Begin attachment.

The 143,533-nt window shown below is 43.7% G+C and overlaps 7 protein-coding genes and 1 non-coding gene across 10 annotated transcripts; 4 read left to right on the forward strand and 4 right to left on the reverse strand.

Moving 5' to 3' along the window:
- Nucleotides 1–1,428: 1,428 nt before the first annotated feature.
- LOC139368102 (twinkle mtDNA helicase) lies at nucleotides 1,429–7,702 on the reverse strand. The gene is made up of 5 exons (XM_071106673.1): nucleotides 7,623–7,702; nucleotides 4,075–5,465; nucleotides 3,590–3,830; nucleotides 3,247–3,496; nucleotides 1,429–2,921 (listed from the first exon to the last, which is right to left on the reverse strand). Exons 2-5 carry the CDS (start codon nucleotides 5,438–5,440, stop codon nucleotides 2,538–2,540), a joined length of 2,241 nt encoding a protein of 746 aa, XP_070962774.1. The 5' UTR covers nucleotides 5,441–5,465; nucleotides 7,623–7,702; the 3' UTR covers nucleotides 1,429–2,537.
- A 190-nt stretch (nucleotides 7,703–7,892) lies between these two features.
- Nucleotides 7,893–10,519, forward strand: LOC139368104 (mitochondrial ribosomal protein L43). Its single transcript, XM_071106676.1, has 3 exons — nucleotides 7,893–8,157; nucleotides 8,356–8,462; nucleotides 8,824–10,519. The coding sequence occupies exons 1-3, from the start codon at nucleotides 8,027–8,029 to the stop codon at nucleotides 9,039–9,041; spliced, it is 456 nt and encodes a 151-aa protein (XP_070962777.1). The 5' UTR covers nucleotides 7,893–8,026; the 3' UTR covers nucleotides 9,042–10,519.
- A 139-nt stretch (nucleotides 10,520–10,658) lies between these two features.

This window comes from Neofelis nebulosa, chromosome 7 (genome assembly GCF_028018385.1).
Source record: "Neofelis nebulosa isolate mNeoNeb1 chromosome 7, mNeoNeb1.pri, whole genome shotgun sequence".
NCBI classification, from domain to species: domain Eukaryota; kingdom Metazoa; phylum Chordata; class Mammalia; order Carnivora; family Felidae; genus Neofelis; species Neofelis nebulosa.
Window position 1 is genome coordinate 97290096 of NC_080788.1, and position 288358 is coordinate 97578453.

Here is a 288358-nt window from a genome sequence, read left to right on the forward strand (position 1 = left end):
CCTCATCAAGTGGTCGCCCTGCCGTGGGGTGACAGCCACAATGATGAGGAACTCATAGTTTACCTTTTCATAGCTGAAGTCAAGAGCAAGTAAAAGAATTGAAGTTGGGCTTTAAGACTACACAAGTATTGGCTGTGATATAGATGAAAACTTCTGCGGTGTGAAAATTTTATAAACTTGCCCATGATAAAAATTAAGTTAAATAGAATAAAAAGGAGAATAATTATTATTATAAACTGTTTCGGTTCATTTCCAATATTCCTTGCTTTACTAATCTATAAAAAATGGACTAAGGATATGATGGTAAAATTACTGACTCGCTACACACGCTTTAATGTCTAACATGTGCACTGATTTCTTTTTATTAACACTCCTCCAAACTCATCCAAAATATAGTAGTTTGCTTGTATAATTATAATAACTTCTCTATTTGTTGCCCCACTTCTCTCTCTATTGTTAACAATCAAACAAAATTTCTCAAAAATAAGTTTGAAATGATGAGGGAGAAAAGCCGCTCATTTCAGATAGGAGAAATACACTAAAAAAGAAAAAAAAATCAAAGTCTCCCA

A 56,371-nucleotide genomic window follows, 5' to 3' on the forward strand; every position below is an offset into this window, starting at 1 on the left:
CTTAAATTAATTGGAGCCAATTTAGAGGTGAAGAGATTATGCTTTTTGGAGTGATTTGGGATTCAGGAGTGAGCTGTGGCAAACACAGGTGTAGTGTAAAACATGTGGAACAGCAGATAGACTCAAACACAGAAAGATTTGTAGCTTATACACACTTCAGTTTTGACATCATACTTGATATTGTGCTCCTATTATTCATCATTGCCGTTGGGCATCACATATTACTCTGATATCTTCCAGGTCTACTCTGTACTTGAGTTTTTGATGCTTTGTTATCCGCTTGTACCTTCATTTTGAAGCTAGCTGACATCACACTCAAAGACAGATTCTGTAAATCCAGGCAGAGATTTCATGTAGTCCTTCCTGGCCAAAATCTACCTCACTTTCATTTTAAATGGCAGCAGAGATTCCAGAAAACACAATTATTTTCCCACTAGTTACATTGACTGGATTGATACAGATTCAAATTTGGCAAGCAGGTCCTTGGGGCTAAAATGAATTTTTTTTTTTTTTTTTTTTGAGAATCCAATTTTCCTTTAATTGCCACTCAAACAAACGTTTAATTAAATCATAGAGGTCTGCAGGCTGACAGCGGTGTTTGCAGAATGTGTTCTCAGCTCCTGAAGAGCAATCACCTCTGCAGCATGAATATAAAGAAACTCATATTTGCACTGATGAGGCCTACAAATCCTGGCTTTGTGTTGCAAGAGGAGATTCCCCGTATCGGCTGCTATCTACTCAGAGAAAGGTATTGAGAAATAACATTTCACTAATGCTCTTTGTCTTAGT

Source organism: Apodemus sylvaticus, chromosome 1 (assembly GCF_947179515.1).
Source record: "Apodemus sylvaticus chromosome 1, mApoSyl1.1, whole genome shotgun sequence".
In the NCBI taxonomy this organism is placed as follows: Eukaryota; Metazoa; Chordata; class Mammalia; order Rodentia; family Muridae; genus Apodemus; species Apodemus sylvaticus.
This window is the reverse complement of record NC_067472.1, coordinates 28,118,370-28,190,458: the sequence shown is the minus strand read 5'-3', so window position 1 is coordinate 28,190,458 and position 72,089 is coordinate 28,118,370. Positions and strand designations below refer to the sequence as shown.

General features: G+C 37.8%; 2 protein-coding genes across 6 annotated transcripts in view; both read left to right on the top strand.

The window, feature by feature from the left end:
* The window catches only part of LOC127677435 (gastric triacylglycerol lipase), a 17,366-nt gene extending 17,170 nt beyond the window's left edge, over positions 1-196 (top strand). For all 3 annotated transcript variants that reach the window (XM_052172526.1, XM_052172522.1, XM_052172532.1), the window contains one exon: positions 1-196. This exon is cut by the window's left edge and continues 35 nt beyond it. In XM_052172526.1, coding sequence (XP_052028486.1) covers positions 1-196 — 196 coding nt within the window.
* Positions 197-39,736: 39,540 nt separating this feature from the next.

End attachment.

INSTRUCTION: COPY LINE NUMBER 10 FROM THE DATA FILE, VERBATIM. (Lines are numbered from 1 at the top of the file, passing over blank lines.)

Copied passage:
NCBI classification, from domain to species: domain Eukaryota; kingdom Metazoa; phylum Chordata; class Mammalia; order Carnivora; family Felidae; genus Neofelis; species Neofelis nebulosa.